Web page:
is soon expected to submit to Congress state population counts from this year’s Census for reapportionment. Last week the Census Bureau gave a preview of what to expect, and blue-state Democrats might want to prepare their smelling salts in advance.

Sixteen mostly coastal and Rust Belt states lost population from July 2019 to July 2020, according to the Census Bureau’s annual population survey, and Illinois, West Virginia, New York, Connecticut, Mississippi and Vermont have shrunk since 2010. At the same time, many low-tax Sun Belt states have continued to attract newcomers.


The pandemic may have contributed to population losses in some states as city dwellers with means escaped to rental and vacation homes. Foreign immigration also fell after President Trump suspended new green cards in April. Some states, especially in the Northeast, experienced thousands of more deaths than usual due to Covid.

But the bureau’s annual population estimate captures only the first few months of the pandemic when migration generally declined as most people hunkered down. Geographic mobility increased over the summer and fall, and the pandemic seems to have accelerated migration flows that have been occurring for years. States such as New Jersey, Michigan, Pennsylvania and California have counted on foreign immigration offsetting net out-migration. That didn’t happen this year, so many states lost population for the first time in decades.

California’s population shrank for the first time as far back as records go (-69,532). According to a separate state government survey, a net 261,000 residents moved to other states during the period, the most in nearly 25 years. High housing costs have been driving out the middle class for years. But now many large businesses are shifting workforces to other states.

Last year

Charles Schwab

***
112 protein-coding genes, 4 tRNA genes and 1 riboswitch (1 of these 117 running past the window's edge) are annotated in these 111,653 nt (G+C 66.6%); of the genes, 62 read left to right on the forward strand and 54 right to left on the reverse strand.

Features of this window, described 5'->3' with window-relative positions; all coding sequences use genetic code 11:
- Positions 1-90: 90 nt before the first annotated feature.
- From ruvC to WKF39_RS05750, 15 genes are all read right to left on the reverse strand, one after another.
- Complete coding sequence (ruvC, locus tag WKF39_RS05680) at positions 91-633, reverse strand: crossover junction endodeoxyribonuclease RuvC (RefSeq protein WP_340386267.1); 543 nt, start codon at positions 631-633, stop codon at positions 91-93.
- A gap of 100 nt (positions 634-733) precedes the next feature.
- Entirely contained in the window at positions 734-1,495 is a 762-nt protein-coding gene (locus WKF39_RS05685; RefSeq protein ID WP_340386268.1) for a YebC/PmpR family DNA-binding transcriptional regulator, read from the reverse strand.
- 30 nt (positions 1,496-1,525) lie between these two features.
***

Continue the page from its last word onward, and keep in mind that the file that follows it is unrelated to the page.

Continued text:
announced it is relocating its corporate headquarters to the Dallas region from San Francisco. Apple is building a new campus in Austin.


this fall bought


headquarters outside of Seattle.



Hewlett Packard Enterprise

recently announced relocations to Texas.

Other Democratic states that have taken their high earners for granted face a similar reckoning, only worse since they have older populations and are also losing more retirees. Over the last decade, Illinois has lost 243,102 in population, about the size of Peoria and Naperville combined. Only West Virginia (-3.7%) has lost a larger share of its population than Illinois (-2%). Other states in the Midwest including Indiana (4.1%), Iowa (3.7%), Kentucky (3%), Missouri (2.6%), Wisconsin (2.5%) and Michigan (0.9%) have added population since 2010, according to research outfit Wirepoints, so Democrats in Illinois can’t blame cold weather.

One culprit: Exorbitant property taxes. The Illinois Policy Institute reported an annual property tax bill of $30,201 on the Winnetka house featured in the movie “Home Alone,” which was recently valued at $1.26 million. That’s about 2.5 times more than a similarly valued home in California.

The elimination of the state-and-local tax (SALT) deduction in the 2017 GOP tax reform has magnified the pain of living and working in high-tax states. So it’s not surprising that most Democratic states in the Northeast last year lost population, led by New York (-126,355), Connecticut (-9,016) and New Jersey (-8,887). New Hampshire gained (+5,492) and doesn’t tax wage income.

By raising taxes again and again to pay for generous collective-bargained benefits, public unions are making Democratic states less competitive, much as private unions do to businesses. Note that states with the fastest-growing populations also tend to have right-to-work laws, which give workers a choice of whether to join a union.

Tesla CEO

Elon Musk

has often complained about the United Auto Workers union, which has tried to organize his factory in Fremont, Calif. He’s locating Tesla’s new auto factory in Texas. Foreign auto makers have expanded in right-to-work southern states including Tennessee, South Carolina and Alabama.

Despite the pandemic, most Sun Belt states with low taxes and good business climates gained population last year, led by Texas (373,965), Florida (241,256), Arizona (129,558), North Carolina (99,439) and Georgia (81,997). Texas, Florida, Arizona, Tennessee and Idaho grew more than they did in the previous year. Six states have added more than one million people since 2010 including Texas (4.2 million), Florida (2.9 million), California (2.1 million), and North Carolina, Arizona and Georgia about a million each.

It’s hard to predict how this migration will affect the political balance in states and Congress, though California does seem likely to lose a seat in Congress for the first time. Many Republicans worry that migrants from high-tax states will import their liberal politics to conservative states. But then U.S. immigrants who fled socialism are also among the staunchest supporters of free markets.

The best of 2020 from Kim Strassel, Kyle Peterson, Mary O’Grady, Dan Henninger and Paul Gigot. Photo: Getty Images

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